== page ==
Financially, building a system that can accommodate every device can be costly due to all the equipment needed to run the variety of tests and the additional switching needed to route signals. You may not even use all of the equipment in the station. You may have the best of intentions to someday use the additional equipment, but maybe your plans change and you don’t. Or worse, your device changes significantly requiring additional equipment to be added to the station increasing complexity and you still have unused equipment.
Once you have the universal test station together you may face some other challenges. Even though you are only using a fraction of the test system you will have to spend the time to validate the entire system and all the paths, something that can be very time consuming depending on the number of interfaces and how they need to be tested. Having a singular universal test station can be very expensive when the system goes down for unplanned issues. If and when the system does shutdown due to an issue, you will spend more time getting it back up and running due to the complexity of the system and you may not have another method of testing your product.
If you do end up building a universal test station and find yourself constantly making variants of your station, or not using equipment in the station for most of the test, then it might not be the most effective approach for manufacturing test.
It can be harder to keep a universal test station up to date. You could spend years and thousands of dollars developing your solution only to have it be obsolete once you are complete. Smaller scoped stations are easier to keep current.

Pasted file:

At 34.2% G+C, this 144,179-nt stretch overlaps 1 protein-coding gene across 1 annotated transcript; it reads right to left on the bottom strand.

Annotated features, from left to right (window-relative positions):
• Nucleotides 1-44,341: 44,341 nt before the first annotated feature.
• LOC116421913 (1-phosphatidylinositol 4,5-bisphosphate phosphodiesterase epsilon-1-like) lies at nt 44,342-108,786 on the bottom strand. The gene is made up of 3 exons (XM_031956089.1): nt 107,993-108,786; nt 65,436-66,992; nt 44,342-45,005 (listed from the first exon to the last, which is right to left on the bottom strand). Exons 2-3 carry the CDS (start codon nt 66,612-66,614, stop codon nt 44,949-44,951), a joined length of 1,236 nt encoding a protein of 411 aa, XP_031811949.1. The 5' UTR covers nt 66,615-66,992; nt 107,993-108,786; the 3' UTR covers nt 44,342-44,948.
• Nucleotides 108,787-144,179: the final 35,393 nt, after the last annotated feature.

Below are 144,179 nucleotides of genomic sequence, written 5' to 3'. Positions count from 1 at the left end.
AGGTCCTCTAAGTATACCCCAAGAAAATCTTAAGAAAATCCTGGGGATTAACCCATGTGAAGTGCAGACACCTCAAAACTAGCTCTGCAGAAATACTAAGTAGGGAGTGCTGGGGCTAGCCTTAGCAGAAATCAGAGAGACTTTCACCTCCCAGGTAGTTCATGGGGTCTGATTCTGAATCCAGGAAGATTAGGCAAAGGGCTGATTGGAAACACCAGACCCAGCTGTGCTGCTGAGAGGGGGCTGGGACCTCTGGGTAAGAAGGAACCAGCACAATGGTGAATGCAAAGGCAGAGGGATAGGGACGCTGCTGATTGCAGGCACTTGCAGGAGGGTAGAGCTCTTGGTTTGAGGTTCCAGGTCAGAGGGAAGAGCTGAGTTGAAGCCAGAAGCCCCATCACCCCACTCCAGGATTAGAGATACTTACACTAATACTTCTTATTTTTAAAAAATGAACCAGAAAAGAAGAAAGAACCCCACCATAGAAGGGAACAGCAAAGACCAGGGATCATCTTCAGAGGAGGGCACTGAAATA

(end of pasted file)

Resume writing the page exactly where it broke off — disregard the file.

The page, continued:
A universal test station is kind of like being a jack of all trades but a master of none. It can do a lot of things fairly well, but not as well as a dedicated station for each test type you want to run. It would be like having to cut down a tree, open a can, and slice an apple. You can do all of these with a swiss army knife but having a saw, can opener, and paring knife may be a better solution. For example, you have a device with a LVDT, RVDT, and power output interface. A universal test station is built to test these three interfaces necessitating two pieces of equipment, an active load for the motor output and a power supply and DMM for the LVDT and RVDT. You start testing and realize that the active load and DMM are only used for half of the test. The rest of that time the equipment is sitting idle wasting time and money. The device or station may not allow for the ability to test using both pieces of equipment at the same time and making the station a multiple unit tester increases complexity and cost. Maybe it would have been better to make two stations. One for the LVDT and RVDT testing and one for motor output testing. This way the equipment is being used 100% on both stations while testing two different units, without adding hardware or software complexity. Now it may not always be possible to get 100% usage out of all equipment during test but it should be a goal.